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King Coal’s Stages of Grief, Part 1: Facing the Facts

Coming from a coal mining family, I’m well aware of the seemingly vast coal resource underground and how extracting that resource has helped boost local economies, including the one where I grew up. As the reality of climate change sets in, however, and the impacts of burning fossil fuels become all too real, it’s clear that the status quo is not sustainable. Looking at the recent incredible growth in wind and solar, the boom in shale gas from fracking, and headline after headline full of bad news for the coal industry, I began wondering, How does it feel to be a coal miner right now? And more importantly, how do we ensure the future is hopeful for them as well? It’s a deeply personal question to me. Read More

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Electric Vehicles Are Getting Marginally Better, In A Big Way

Where does electricity come from? When you flip a light switch on, you’re getting electricity from somewhere—maybe a spinning gas turbine, or maybe a battery storing excess electricity generated by wind or solar power. When you flip the light switch off, the grid responds by shifting its sources around, ensuring everyone connected is receiving a steady flow of electrons. Read More

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Waving a White Flag on Whole Grains in School Lunch?

Today’s blog post features Excuse #4 in the School Nutrition Association’s silliest excuses for rolling back school food standards (see Part 1, Part 2, and Part 3):

Excuse #4: Students won’t eat whole-grain rich foods.

Last March, the School Nutrition Association featured a North Carolina school district’s celebration of their whole-grain waiver with free biscuits and gravy for students and staff. Even the Superintendent of Haywood County Schools in North Carolina had to clarify that the celebration wasn’t a joke: “To celebrate the temporary waiver, we are planning ‘Butter Biscuits are Back’ activities at each school on April 1st. No fooling, pun intended.”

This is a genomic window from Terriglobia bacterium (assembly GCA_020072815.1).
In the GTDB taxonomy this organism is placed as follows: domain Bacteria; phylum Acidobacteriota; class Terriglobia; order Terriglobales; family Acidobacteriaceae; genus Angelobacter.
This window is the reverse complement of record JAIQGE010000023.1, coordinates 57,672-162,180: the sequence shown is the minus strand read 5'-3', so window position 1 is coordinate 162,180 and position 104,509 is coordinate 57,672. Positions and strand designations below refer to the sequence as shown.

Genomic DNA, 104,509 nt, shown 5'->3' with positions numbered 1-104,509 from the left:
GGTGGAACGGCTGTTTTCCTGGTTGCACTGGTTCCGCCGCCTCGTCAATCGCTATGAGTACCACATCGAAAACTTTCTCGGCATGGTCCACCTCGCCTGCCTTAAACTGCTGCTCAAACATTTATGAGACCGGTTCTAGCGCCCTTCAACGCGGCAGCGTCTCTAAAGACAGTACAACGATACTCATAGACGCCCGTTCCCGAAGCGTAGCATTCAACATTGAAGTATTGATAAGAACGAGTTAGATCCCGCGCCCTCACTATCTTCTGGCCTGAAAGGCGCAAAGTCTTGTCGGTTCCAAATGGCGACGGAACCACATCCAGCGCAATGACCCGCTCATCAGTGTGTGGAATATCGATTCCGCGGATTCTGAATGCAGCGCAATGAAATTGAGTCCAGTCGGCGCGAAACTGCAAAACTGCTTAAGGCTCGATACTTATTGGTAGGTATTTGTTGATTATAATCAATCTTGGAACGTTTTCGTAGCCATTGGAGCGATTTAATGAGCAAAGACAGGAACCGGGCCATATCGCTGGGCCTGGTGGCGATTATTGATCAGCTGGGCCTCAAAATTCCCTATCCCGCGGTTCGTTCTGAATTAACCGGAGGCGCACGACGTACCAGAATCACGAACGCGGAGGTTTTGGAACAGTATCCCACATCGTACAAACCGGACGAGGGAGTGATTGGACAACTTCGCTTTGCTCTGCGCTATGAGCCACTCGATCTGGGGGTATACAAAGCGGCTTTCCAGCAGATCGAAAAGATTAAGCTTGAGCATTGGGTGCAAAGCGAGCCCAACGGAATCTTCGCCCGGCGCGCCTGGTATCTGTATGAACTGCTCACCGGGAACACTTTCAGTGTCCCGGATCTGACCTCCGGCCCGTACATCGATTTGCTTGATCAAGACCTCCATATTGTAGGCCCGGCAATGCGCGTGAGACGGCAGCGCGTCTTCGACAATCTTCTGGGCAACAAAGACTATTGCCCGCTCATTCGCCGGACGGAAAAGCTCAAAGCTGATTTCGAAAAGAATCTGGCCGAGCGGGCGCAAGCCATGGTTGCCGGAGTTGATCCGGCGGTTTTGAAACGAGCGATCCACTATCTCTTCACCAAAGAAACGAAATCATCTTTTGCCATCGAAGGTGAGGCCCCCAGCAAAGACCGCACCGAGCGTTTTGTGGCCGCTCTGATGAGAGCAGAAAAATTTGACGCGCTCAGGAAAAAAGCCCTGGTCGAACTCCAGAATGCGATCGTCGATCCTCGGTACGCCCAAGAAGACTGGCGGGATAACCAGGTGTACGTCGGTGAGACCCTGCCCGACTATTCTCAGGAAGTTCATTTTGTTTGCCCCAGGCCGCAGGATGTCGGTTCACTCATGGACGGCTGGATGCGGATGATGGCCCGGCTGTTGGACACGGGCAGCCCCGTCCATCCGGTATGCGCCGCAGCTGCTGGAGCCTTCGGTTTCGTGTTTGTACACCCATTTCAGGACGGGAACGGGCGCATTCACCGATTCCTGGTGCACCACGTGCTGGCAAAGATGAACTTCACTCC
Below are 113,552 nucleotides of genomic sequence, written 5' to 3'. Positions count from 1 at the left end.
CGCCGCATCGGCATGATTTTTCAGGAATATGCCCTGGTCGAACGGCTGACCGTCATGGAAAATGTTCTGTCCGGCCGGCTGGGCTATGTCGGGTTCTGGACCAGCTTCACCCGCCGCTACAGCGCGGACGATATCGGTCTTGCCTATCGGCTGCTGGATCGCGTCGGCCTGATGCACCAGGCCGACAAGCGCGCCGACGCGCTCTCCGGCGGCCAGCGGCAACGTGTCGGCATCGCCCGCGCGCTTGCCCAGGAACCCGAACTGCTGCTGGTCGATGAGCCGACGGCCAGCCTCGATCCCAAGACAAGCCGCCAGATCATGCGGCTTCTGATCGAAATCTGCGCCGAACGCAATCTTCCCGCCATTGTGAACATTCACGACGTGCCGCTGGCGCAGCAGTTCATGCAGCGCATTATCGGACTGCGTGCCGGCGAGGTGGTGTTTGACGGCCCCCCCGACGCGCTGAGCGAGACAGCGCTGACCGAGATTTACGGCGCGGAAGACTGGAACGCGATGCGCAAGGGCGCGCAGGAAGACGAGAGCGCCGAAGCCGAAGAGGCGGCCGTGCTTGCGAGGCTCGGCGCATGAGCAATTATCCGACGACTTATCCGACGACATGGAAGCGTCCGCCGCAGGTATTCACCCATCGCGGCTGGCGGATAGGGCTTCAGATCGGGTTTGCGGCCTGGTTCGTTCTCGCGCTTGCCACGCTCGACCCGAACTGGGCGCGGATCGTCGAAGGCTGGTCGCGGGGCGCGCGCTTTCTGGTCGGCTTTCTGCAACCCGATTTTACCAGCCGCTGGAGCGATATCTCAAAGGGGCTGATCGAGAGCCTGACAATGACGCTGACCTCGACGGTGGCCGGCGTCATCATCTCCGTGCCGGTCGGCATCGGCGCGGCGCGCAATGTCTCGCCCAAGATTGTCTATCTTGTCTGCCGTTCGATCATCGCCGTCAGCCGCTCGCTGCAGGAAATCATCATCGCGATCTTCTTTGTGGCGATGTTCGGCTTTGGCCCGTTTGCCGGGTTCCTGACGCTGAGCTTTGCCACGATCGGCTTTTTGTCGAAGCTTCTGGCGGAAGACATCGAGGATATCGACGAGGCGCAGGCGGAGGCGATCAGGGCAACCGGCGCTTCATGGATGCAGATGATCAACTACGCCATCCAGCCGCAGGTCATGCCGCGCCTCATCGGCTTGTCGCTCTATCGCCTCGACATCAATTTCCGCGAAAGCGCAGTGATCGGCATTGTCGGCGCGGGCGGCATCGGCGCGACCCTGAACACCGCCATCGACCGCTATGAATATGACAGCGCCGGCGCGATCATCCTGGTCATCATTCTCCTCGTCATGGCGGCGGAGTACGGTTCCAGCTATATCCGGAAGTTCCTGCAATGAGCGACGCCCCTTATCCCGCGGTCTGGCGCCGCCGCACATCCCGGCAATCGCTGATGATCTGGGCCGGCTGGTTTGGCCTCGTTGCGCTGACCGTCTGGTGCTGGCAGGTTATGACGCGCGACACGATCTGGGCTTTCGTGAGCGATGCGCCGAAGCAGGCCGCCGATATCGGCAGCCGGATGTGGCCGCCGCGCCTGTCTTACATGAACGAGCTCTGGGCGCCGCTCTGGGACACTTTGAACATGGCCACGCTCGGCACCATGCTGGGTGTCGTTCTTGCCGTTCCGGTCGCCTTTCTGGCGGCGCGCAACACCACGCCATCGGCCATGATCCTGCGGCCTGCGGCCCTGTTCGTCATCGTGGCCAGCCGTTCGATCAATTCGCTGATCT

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Esquire Falls into the Despondency Trap—We’re Not “F’d” on Climate Change

John H. Richardson has published a despairing profile of climate researchers in Esquire, where he examines the existential dread they sometimes feel as they study the effects of industrial carbon burning. In particular, he focuses on Jason Box, a climate researcher whose blunt Twitter message went viral last year: Read More

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And the Cheapest Electricity in the U.S. Is… Solar?

A Nevada utility and a solar developer have just struck a deal for solar electricity at a price that stands out compared not just to other solar deals, but also to just about any other option for new electricity. Here’s what it and other recent deals say about the future of solar. Read More

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Lobby Group Puts the “Salt” Back in Salt Lake City (and School Lunches)

Today we continue our look at the School Nutrition Association’s silliest excuses for rolling back healthy school lunch rules (see last week’s Part 1 and Part 2). As the association’s leaders and members hob-nob with their food industry benefactors in the land of the Great Salt Lake, I thought it would be appropriate to look at SNA’s statements on sodium. Read More

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